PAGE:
Picture the average person visiting your site. How old are they? What are their likes and dislikes? What is important to them? You can even give them a name. Once you’ve created a persona for your typical website visitor, imagine they are sitting opposite you every time you write and talk directly to them.    

And it should go without saying that you should know your product inside out before you attempt to sell it. It doesn’t matter how well you know your reader, they are not going to buy from you if you don’t know what you’re selling.

3: You’re writing in the passive voice

Remember learning about the passive and active voice in school? Neither do I. Here’s a cool trick we’d probably all remember if we had been taught it at school: If you can insert “by zombies” after the verb in your sentence and it makes sense, you’ve got yourself a passive voice.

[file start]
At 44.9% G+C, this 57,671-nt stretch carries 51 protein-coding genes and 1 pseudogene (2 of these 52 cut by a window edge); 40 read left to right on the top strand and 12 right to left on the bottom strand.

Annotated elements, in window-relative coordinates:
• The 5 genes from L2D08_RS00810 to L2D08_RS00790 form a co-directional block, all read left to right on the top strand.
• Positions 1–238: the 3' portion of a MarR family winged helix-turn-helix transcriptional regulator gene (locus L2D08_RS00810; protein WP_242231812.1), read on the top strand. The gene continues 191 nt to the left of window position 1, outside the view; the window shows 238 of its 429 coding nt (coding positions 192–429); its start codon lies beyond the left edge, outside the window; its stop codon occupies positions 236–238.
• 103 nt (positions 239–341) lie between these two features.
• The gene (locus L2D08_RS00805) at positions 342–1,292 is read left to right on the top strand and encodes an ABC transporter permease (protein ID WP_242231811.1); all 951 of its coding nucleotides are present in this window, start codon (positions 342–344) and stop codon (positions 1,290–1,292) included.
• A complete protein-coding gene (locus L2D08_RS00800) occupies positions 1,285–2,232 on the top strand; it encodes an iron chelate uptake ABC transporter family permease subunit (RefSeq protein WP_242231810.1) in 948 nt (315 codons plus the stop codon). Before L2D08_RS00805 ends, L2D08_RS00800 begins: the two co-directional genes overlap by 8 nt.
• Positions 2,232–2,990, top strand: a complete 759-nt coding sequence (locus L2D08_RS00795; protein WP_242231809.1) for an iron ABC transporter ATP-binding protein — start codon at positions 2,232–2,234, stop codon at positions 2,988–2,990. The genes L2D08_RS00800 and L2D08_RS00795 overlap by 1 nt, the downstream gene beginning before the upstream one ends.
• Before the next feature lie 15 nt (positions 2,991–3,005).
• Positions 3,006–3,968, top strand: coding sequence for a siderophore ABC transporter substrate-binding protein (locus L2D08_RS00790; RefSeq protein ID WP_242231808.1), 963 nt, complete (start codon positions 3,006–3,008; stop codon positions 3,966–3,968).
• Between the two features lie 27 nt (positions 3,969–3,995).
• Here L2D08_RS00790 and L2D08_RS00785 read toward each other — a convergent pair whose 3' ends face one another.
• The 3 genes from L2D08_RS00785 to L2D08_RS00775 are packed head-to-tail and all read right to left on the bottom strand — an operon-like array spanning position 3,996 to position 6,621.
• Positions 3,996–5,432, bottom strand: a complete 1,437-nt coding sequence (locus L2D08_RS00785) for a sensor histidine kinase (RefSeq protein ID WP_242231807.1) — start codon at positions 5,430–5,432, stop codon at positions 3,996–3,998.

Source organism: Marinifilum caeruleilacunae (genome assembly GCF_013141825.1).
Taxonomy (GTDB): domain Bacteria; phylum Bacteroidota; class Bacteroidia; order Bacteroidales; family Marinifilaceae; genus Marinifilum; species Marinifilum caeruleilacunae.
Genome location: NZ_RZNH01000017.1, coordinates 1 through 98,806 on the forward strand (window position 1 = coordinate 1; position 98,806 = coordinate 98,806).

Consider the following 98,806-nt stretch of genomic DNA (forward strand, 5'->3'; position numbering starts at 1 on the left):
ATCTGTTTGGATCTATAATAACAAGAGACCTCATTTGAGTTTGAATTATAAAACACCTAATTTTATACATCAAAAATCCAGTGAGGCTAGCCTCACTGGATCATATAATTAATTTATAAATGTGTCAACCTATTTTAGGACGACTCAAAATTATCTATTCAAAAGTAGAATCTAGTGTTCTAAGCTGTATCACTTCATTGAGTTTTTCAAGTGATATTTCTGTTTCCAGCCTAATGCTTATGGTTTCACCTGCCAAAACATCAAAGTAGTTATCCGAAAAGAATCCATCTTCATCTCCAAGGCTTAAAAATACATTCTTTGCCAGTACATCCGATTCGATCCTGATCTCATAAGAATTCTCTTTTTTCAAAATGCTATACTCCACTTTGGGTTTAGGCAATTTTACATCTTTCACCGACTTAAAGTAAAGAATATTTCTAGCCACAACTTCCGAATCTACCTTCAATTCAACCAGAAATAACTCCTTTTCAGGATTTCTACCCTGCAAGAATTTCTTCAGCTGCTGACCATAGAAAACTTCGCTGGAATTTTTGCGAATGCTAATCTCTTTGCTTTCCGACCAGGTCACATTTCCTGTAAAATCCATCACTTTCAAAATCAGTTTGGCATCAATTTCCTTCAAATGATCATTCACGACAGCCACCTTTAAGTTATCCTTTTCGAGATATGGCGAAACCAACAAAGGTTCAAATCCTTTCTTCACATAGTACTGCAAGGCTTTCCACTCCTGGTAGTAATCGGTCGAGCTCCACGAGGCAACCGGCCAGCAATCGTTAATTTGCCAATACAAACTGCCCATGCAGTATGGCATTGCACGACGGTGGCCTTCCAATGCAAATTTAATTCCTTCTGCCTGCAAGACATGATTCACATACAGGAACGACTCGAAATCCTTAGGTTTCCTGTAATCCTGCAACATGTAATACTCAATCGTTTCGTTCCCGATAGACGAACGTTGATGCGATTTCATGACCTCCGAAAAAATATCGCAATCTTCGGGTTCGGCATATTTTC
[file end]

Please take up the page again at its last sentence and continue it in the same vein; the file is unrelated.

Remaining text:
“Simon was eaten (by zombies).” Passive.

Zombies ate (by zombies) Steve.” Active.

Much like a zombie, the passive voice sucks all the life out of your words and weakens your message. The famous movie quote from Apollo 13 wouldn’t have had anywhere near as much impact or been so memorable if it had said “Houston, a problem is had by us.” Check out more movie quotes ruined by the passive voice here.  

So hunt down those zombies and eliminate them. Use the active voice to give your writing more impact and to better engage your reader. Your writing will be clearer and more direct – exactly what you need when you want your reader to act upon your words; for example, by buying your product. Another bonus of using the active voice is that you use fewer words. Which will help you fix the next mistake.

4: Your copy isn’t concise enough

Your reader is busy. So you need to get straight the point and fast. The more you waffle, the more chance you have of sending your reader to sleep, or to someone else’s (more interesting) site.